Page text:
The preliminary reference in Melloni was issued before the CJEU by the Spanish Constitutional Court (Tribunal Constitucional). In 2004, the Court of Appeal of Bologna (Italy) issued an EAW for the surrender of Mr Melloni, an Italian national, who had been condemned in absentia in Italy to ten years’ imprisonment for the crime of bankruptcy fraud. Mr Melloni was arrested in Spain and the competent court (the Audiencia Nacional) decided to execute the warrant, because the man had been duly informed about the trial and throughout the trial had been represented by two lawyers of his choice.
Mr Melloni filed an individual complaint (recurso de amparo) before the Spanish Constitutional Court invoking the doctrine of the indirect violation of constitutional fundamental rights. In his view, by not making the surrender conditional on the retrial of the case at his presence, the Audiencia Nacional had violated his right to a fair trial under Article 24(2) of the domestic constitution. The Spanish Constitutional Court had indeed interpreted Article 24(2) of the Constitution in the sense that the surrender of a person who has been condemned in absentia, without conditioning the surrender to the possibility to obtain a retrial, would violate the right to a fair trial.
Yet, this interpretation clashed with the obligations stemming under the EAW Framework Decision, and particularly its Article 4a(1), which provides for an optional ground for non?execution of an EAW issued for the enforcement of a custodial sentence or a detention order, where the person concerned has not appeared in person at the trial that resulted in the conviction. That option is nevertheless accompanied by four exceptions in which the executing judicial authority is prevented from making the surrender of a person convicted in absentia conditional upon the conviction being open to review in his presence. In particular, execution cannot be refused when a lawyer represented the person concerned throughout the proceedings that led to her conviction. Therefore, the Spanish Constitutional Court decided to submit three preliminary questions to the CJEU, asking, in essence:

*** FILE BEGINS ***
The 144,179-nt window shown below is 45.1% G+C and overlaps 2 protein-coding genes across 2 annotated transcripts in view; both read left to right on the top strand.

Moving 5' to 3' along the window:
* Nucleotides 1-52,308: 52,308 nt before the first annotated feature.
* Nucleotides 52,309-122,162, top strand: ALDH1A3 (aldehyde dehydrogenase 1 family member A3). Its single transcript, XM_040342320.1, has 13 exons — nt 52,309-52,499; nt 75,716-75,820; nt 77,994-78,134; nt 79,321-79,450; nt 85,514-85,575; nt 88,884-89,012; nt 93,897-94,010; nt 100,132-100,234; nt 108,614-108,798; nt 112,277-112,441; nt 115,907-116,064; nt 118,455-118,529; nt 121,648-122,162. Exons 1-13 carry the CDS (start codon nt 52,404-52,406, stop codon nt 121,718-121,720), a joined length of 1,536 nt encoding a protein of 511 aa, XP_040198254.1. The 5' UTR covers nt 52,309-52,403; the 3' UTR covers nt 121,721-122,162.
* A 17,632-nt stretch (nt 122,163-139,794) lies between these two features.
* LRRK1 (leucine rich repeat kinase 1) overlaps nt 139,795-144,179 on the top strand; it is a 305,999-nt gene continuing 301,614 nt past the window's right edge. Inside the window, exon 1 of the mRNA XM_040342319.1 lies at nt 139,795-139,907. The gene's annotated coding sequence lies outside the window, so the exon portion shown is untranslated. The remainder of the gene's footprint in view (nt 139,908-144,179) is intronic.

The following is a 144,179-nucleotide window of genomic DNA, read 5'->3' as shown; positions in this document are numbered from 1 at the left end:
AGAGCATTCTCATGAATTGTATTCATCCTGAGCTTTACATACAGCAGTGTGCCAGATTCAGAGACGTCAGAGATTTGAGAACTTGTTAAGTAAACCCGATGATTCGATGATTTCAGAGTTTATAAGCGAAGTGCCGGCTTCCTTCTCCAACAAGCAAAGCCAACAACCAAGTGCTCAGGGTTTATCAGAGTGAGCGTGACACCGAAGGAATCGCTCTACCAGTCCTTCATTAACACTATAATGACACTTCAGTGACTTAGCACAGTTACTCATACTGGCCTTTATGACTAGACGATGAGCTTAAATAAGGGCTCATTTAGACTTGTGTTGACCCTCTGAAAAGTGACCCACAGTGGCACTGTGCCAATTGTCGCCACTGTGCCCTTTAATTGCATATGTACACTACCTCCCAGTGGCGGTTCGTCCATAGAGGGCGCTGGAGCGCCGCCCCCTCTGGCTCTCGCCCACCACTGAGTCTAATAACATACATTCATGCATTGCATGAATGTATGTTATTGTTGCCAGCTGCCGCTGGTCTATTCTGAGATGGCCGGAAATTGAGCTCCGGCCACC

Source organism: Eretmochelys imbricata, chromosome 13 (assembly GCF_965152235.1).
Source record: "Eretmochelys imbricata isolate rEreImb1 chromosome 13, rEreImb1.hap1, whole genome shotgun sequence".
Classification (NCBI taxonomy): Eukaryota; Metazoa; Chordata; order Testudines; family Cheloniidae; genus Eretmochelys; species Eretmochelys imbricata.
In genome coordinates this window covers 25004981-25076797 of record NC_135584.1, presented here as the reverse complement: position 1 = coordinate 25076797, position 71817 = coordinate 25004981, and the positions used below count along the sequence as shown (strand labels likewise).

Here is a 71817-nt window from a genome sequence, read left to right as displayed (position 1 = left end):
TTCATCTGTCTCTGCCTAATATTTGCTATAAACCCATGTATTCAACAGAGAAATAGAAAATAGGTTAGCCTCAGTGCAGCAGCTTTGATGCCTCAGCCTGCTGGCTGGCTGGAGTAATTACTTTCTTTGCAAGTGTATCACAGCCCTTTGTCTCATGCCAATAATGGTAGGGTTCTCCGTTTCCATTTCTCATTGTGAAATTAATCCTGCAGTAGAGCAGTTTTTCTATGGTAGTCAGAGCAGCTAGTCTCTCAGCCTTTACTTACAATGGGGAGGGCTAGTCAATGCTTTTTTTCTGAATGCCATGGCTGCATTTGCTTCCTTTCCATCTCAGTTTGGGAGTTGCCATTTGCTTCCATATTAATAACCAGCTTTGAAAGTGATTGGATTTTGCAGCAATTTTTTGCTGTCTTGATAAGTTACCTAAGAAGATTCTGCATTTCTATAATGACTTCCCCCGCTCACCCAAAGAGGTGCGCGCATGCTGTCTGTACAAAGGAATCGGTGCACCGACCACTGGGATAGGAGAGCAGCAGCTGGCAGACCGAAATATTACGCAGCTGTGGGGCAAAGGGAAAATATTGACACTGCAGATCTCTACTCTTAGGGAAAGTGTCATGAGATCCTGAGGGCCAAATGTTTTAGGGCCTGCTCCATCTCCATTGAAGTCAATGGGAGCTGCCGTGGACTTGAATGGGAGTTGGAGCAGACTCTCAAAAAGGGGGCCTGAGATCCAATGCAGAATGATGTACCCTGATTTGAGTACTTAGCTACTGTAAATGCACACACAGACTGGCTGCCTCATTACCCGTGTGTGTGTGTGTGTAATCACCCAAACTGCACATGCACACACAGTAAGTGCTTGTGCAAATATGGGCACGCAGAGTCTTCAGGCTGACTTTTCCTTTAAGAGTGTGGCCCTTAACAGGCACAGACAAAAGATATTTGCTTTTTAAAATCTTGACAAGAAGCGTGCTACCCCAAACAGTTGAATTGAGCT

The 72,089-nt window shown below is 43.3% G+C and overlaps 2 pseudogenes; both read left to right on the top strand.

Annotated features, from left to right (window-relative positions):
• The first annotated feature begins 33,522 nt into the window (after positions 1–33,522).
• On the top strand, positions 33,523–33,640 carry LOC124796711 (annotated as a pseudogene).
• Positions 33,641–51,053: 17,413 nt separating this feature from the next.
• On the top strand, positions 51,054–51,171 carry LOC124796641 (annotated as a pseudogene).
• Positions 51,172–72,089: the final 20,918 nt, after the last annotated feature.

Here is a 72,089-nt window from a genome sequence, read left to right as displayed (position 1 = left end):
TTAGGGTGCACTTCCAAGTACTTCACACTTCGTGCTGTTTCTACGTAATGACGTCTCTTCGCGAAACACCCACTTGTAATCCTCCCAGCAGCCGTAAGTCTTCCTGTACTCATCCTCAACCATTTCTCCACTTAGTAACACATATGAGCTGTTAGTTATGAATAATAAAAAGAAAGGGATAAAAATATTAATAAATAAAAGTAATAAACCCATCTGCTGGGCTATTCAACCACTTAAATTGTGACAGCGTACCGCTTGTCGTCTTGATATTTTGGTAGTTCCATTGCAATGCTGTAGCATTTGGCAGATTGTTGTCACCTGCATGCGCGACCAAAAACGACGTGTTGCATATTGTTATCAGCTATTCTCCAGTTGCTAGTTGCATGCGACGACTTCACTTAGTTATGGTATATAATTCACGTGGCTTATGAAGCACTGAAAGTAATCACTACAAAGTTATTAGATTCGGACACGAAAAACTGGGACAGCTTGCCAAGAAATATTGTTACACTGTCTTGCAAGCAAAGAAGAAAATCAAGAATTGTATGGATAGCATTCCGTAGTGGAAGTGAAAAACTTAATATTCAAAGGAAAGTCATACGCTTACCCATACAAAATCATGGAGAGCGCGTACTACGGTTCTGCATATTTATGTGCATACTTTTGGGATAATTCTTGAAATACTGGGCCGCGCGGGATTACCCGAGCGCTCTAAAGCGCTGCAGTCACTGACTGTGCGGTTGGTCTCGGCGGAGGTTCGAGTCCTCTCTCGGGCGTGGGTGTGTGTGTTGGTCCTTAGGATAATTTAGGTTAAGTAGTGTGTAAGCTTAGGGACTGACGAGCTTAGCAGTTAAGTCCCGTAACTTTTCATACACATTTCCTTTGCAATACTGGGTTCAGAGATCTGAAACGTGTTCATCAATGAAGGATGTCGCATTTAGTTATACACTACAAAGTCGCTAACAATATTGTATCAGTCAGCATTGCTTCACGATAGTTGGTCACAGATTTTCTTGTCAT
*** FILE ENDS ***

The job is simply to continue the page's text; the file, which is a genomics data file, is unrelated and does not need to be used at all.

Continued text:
- Whether Article 4a of the EAW Framework Decision must be interpreted as preventing precluding the executing judicial authorities, in the circumstances specified in that provision, from making the execution of an EAW issued for the purposes of executing a sentence conditional upon the conviction rendered in absentia being open to review in the issuing Member State;
- Whether Article 4a(1) of the EAW Framework Decision is compatible with the requirements deriving from the right to an effective judicial remedy and to a fair trial, provided for in Article 47 CFR and from the rights of the defence guaranteed under Article 48(2) CFR;
- Whether Article 53 CFR must be interpreted as allowing the executing Member State to make the surrender of a person convicted in absentia conditional upon the conviction being open to review in the issuing Member State, in order to avoid an adverse effect on the right to a fair trial and the rights of the defence guaranteed by its constitution.
In Melloni, at the outset, the CJEU observed that both the wording and the purpose of Article 4a of the Framework Decision suggests that, once the person convicted in absentia was aware, in due time, of the scheduled trial and was informed that a decision could be handed down if he did not appear for the trial or, being aware of the scheduled trial, gave a mandate to a legal counsellor to defend him at the trial, the executing judicial authority is required to surrender that person, with the result that it cannot make that surrender subject to there being an opportunity for a retrial of the case at which he is present in the issuing Member State.